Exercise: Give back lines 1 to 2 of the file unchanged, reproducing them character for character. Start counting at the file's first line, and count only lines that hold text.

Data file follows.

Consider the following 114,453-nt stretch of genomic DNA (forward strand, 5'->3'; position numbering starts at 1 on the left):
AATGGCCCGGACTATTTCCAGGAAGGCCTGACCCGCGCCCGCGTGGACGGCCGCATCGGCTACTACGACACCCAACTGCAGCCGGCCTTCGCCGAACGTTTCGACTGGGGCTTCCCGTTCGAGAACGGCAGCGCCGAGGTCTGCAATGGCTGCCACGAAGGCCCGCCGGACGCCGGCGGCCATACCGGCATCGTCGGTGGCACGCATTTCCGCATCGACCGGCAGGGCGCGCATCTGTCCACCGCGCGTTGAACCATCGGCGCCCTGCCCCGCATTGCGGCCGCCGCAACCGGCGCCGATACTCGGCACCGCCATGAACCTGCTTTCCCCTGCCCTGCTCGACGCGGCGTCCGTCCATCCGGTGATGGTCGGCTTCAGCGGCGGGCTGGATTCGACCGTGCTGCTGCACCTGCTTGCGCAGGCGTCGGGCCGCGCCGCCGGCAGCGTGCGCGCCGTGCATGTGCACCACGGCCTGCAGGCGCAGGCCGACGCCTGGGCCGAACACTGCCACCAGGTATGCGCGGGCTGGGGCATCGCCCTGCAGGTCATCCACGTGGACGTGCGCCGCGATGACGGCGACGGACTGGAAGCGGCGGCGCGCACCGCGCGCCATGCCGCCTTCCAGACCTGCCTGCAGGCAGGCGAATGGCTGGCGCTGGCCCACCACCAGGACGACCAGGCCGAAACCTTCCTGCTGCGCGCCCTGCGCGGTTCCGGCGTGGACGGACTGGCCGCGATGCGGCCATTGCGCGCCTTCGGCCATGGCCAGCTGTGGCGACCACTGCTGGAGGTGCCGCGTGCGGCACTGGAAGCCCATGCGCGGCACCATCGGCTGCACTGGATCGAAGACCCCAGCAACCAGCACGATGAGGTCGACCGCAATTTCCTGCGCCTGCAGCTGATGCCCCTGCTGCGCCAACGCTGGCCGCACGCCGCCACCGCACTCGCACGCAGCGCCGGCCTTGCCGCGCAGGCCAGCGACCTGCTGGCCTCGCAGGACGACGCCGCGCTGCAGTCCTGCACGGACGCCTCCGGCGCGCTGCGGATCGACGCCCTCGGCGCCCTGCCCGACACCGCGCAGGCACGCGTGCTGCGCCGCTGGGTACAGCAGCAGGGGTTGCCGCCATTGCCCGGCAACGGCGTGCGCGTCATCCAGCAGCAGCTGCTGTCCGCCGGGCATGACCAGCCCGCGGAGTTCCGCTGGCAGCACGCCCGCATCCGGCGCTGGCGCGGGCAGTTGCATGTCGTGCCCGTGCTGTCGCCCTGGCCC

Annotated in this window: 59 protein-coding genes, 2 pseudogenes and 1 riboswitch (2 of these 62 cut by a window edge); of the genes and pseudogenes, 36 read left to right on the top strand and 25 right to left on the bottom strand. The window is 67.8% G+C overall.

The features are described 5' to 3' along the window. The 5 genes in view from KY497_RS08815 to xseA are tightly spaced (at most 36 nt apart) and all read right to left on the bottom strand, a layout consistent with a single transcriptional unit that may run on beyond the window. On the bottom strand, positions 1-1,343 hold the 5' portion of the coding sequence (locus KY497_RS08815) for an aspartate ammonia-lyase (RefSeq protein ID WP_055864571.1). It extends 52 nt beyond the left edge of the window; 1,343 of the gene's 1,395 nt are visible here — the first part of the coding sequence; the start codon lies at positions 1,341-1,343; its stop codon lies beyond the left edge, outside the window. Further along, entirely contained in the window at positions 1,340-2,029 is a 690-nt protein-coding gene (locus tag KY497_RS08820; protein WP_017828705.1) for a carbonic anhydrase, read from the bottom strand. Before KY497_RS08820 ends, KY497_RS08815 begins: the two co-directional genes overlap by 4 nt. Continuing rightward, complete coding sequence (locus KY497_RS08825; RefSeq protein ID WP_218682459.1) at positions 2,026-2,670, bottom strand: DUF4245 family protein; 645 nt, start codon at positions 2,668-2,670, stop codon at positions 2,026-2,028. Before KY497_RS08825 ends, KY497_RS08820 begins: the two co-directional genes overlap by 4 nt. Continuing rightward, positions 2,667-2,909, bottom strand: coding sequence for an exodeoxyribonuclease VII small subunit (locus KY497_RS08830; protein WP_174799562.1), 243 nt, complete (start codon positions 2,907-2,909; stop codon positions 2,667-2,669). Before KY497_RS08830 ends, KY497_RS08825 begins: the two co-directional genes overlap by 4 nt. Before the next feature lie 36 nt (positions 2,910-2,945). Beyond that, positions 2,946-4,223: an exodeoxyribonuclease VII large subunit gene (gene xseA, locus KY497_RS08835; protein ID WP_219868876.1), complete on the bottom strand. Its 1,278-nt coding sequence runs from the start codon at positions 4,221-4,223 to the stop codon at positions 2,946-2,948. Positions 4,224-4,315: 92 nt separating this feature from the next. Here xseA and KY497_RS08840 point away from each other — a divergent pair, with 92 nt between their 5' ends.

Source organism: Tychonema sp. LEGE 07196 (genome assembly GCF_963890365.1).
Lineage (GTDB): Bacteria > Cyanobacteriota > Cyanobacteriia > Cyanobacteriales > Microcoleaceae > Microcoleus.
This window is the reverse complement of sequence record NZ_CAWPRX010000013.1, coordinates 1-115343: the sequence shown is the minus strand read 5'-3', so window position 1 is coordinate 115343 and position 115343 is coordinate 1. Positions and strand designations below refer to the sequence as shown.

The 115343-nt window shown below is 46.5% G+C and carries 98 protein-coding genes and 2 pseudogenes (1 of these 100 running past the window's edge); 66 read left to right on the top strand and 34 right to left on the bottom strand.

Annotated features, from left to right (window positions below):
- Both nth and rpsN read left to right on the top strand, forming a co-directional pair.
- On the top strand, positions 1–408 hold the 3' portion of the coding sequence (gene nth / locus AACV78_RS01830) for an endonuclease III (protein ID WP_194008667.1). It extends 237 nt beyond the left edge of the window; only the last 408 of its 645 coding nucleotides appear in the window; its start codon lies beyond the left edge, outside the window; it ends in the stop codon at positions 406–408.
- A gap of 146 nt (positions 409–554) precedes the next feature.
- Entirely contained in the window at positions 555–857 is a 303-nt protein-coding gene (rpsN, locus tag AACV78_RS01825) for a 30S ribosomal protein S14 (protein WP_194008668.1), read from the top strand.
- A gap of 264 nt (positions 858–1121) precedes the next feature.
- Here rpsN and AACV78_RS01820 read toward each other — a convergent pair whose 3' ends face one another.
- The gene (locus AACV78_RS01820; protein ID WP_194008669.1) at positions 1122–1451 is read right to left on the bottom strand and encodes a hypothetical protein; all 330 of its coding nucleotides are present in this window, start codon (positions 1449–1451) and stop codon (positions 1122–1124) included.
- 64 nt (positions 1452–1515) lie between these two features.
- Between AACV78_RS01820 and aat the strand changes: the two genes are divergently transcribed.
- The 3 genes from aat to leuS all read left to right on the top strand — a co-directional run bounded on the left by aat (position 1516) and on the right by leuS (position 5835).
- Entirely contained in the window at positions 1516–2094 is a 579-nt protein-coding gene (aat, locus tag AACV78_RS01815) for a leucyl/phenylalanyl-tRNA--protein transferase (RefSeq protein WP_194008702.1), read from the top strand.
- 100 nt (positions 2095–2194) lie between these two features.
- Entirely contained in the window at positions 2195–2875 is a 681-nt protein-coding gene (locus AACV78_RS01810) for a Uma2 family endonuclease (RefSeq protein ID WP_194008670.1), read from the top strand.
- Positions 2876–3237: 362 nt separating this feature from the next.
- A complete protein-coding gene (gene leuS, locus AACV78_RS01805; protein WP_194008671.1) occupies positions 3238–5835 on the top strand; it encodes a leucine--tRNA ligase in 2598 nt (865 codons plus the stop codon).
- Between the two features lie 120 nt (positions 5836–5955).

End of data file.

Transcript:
Consider the following 114,453-nt stretch of genomic DNA (forward strand, 5'->3'; position numbering starts at 1 on the left):
AATGGCCCGGACTATTTCCAGGAAGGCCTGACCCGCGCCCGCGTGGACGGCCGCATCGGCTACTACGACACCCAACTGCAGCCGGCCTTCGCCGAACGTTTCGACTGGGGCTTCCCGTTCGAGAACGGCAGCGCCGAGGTCTGCAATGGCTGCCACGAAGGCCCGCCGGACGCCGGCGGCCATACCGGCATCGTCGGTGGCACGCATTTCCGCATCGACCGGCAGGGCGCGCATCTGTCCACCGCGCGTTGAACCATCGGCGCCCTGCCCCGCATTGCGGCCGCCGCAACCGGCGCCGATACTCGGCACCGCCATGAACCTGCTTTCCCCTGCCCTGCTCGACGCGGCGTCCGTCCATCCGGTGATGGTCGGCTTCAGCGGCGGGCTGGATTCGACCGTGCTGCTGCACCTGCTTGCGCAGGCGTCGGGCCGCGCCGCCGGCAGCGTGCGCGCCGTGCATGTGCACCACGGCCTGCAGGCGCAGGCCGACGCCTGGGCCGAACACTGCCACCAGGTATGCGCGGGCTGGGGCATCGCCCTGCAGGTCATCCACGTGGACGTGCGCCGCGATGACGGCGACGGACTGGAAGCGGCGGCGCGCACCGCGCGCCATGCCGCCTTCCAGACCTGCCTGCAGGCAGGCGAATGGCTGGCGCTGGCCCACCACCAGGACGACCAGGCCGAAACCTTCCTGCTGCGCGCCCTGCGCGGTTCCGGCGTGGACGGACTGGCCGCGATGCGGCCATTGCGCGCCTTCGGCCATGGCCAGCTGTGGCGACCACTGCTGGAGGTGCCGCGTGCGGCACTGGAAGCCCATGCGCGGCACCATCGGCTGCACTGGATCGAAGACCCCAGCAACCAGCACGATGAGGTCGACCGCAATTTCCTGCGCCTGCAGCTGATGCCCCTGCTGCGCCAACGCTGGCCGCACGCCGCCACCGCACTCGCACGCAGCGCCGGCCTTGCCGCGCAGGCCAGCGACCTGCTGGCCTCGCAGGACGACGCCGCGCTGCAGTCCTGCACGGACGCCTCCGGCGCGCTGCGGATCGACGCCCTCGGCGCCCTGCCCGACACCGCGCAGGCACGCGTGCTGCGCCGCTGGGTACAGCAGCAGGGGTTGCCGCCATTGCCCGGCAACGGCGTGCGCGTCATCCAGCAGCAGCTGCTGTCCGCCGGGCATGACCAGCCCGCGGAGTTCCGCTGGCAGCACGCCCGCATCCGGCGCTGGCGCGGGCAGTTGCATGTCGTGCCCGTGCTGTCGCCCTGGCCC